Paula Wissel

Law & Justice Reporter

Paula reports on groundbreaking legal decisions in Washington State and on trends in crime and law enforcement. She’s been at KNKX since 1989 and has covered the Law and Justice beat for the past 15 years. Paula grew up in Idaho and, prior to KNKX, worked in public radio and television in Boise, San Francisco and upstate New York.

Paula's most memorable moment at KNKX: “Interviewing NPR Senior News Analyst Daniel Schorr about his ability to put current events in historical context. It’s something I aspire to.”

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Ted S. Warren / AP Photo

There won’t be private cannabis clubs in Washington anytime soon. State lawmakers outlawed the establishment of such clubs, places where people could go to legally use marijuana. The ban caught legal pot advocates by surprise.

In the waning days of the Washington legislative session,  an amendment  banning cannabis clubs was added to a bill, House Bill 2136, meant to tweak the laws regarding the state’s fledgling legal marijuana industry.

Among other things, House Bill 2136 simplified taxes on marijuana, moving to a single point of sale tax, and loosened the restrictions on the location of pot businesses.

Ted S. Warren / AP Photo

Starbucks CEO Howard Schultz said he will contribute $30 million toward a nationwide program to hire low income 16-to-24-year olds. 

Paula Wissel

One year ago, Cannabis City owner James Lathrop stood outside his Seattle store, one of the first to sell legal recreational marijuana in Washington, and declared “free the weed.”

A year later, he says his pot business has had its highs and lows.

John Froschauer / AP Photo

It’s illegal to set off fireworks in Tacoma, Seattle and most other cities in the region. But, every 4th of July, so many people ignore the law there’s little police can do. They say calling 911 about violations just overwhelms the emergency system.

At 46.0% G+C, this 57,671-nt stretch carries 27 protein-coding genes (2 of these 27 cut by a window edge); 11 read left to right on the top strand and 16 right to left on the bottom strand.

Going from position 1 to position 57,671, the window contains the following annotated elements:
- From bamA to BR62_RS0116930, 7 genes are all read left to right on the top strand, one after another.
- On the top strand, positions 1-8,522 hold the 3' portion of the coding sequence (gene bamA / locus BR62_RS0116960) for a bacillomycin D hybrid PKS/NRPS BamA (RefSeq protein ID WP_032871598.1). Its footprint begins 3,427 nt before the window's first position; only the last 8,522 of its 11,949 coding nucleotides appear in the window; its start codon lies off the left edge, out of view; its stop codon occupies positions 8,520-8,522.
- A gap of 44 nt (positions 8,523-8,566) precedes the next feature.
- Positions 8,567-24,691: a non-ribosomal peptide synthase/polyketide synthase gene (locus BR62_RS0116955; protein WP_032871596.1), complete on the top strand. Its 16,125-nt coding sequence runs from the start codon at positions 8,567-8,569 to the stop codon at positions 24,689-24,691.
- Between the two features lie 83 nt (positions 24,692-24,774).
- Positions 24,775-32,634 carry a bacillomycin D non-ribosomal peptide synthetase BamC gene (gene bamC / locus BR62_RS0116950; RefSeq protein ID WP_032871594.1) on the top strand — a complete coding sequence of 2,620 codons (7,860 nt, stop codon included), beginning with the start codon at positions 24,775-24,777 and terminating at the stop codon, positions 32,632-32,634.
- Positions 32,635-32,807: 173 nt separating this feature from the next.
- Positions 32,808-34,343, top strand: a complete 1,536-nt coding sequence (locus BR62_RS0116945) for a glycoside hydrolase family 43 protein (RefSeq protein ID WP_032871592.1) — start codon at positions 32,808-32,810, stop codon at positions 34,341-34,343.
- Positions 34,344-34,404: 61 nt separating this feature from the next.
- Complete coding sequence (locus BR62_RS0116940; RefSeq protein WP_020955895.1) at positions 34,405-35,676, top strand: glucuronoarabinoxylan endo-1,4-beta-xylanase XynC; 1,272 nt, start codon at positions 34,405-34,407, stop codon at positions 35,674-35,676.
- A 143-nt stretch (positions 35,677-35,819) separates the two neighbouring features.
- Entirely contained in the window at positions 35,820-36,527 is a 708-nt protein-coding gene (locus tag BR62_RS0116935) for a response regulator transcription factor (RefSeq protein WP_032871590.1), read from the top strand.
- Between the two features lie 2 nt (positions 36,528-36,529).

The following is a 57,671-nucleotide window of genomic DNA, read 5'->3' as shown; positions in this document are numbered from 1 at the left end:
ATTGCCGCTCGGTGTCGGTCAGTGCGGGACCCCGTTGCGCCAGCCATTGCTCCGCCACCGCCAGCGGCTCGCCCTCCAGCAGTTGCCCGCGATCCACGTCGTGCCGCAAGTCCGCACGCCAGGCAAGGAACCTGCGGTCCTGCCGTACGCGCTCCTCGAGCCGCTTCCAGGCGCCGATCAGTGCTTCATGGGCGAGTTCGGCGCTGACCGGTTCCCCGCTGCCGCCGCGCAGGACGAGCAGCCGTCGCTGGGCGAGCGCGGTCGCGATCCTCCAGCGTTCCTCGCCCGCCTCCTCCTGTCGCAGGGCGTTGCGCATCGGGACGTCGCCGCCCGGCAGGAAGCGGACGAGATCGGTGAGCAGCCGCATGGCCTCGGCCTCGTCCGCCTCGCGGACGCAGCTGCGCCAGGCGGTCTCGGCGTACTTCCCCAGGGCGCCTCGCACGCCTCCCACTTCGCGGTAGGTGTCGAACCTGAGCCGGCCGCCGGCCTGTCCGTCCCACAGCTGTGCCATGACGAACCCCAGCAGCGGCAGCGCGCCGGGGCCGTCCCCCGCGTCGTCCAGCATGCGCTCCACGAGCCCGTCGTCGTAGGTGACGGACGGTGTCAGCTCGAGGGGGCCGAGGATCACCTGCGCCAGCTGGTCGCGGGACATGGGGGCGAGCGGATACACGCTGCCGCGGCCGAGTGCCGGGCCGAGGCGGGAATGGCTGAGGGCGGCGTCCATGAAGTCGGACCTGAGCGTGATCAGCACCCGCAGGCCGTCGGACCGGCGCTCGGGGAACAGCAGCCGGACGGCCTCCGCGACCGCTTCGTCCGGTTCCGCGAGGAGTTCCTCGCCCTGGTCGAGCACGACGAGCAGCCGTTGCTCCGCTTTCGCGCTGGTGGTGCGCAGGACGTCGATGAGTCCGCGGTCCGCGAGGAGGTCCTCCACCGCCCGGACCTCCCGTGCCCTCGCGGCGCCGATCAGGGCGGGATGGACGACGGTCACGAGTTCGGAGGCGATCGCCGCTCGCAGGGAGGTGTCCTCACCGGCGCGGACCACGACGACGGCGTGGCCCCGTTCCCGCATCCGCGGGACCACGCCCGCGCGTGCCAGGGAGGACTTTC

Paula Wissel

The state is cracking down on handicapped parking abuse. Beginning tomorrow, July 1st, you’ll need a doctor’s prescription in order to get a disabled parking placard. It was rampant misuse and abuse of disabled parking permits that prompted the Washington state legislature to act.

In Seattle, a 2013 auditor’s report showed a loss of $1.4 million a year in parking meter fees due to people cheating the system.

Under the new state law, according to Department of Licensing spokesman David Bennett, penalties for cheating are tougher. 

“Illegally obtaining  or selling a special parking placard is now a gross misdemeanor instead of an infraction,” Bennett said.

Meaning, you could face criminal charges and a fine of $250 dollars.

Paula Wissel

Seattle Mayor Ed Murray says the solution to disjointed planning in Seattle is to create a new city office to deal with the city's booming growth.  At a news conference, Murray signed an executive order creating a new Office of Planning and Community Development.

WA State Dept. of Corrections

A federal court said it’s OK for Washington state to require that only women be allowed to guard female prisoners in certain situations. Male correctional officers had sued the state saying denying them access to those jobs was a violation of their civil rights.